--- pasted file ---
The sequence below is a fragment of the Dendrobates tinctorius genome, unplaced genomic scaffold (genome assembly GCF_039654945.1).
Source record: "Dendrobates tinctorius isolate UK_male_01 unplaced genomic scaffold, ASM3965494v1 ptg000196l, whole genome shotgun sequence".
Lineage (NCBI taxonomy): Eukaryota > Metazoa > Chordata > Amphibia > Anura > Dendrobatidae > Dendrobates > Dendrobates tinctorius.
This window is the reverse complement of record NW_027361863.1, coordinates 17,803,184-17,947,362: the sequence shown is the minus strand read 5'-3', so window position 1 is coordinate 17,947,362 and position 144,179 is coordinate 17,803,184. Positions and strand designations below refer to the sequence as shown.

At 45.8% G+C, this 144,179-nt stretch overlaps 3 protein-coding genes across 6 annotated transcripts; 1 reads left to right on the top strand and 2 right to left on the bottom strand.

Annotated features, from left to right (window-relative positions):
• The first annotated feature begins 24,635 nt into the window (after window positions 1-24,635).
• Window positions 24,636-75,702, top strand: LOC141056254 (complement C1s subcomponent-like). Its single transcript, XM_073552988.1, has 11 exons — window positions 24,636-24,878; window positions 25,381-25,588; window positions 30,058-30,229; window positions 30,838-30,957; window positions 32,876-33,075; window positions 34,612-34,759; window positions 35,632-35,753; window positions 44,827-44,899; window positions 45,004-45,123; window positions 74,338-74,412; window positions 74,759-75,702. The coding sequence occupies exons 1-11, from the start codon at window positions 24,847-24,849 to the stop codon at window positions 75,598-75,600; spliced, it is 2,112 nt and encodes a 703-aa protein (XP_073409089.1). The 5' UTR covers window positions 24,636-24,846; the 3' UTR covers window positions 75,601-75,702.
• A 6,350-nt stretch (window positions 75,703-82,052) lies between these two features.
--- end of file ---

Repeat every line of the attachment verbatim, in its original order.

The sequence below is a fragment of the Dendrobates tinctorius genome, unplaced genomic scaffold (genome assembly GCF_039654945.1).
Source record: "Dendrobates tinctorius isolate UK_male_01 unplaced genomic scaffold, ASM3965494v1 ptg000196l, whole genome shotgun sequence".
Lineage (NCBI taxonomy): Eukaryota > Metazoa > Chordata > Amphibia > Anura > Dendrobatidae > Dendrobates > Dendrobates tinctorius.
This window is the reverse complement of record NW_027361863.1, coordinates 17,803,184-17,947,362: the sequence shown is the minus strand read 5'-3', so window position 1 is coordinate 17,947,362 and position 144,179 is coordinate 17,803,184. Positions and strand designations below refer to the sequence as shown.

At 45.8% G+C, this 144,179-nt stretch overlaps 3 protein-coding genes across 6 annotated transcripts; 1 reads left to right on the top strand and 2 right to left on the bottom strand.

Annotated features, from left to right (window-relative positions):
• The first annotated feature begins 24,635 nt into the window (after window positions 1-24,635).
• Window positions 24,636-75,702, top strand: LOC141056254 (complement C1s subcomponent-like). Its single transcript, XM_073552988.1, has 11 exons — window positions 24,636-24,878; window positions 25,381-25,588; window positions 30,058-30,229; window positions 30,838-30,957; window positions 32,876-33,075; window positions 34,612-34,759; window positions 35,632-35,753; window positions 44,827-44,899; window positions 45,004-45,123; window positions 74,338-74,412; window positions 74,759-75,702. The coding sequence occupies exons 1-11, from the start codon at window positions 24,847-24,849 to the stop codon at window positions 75,598-75,600; spliced, it is 2,112 nt and encodes a 703-aa protein (XP_073409089.1). The 5' UTR covers window positions 24,636-24,846; the 3' UTR covers window positions 75,601-75,702.
• A 6,350-nt stretch (window positions 75,703-82,052) lies between these two features.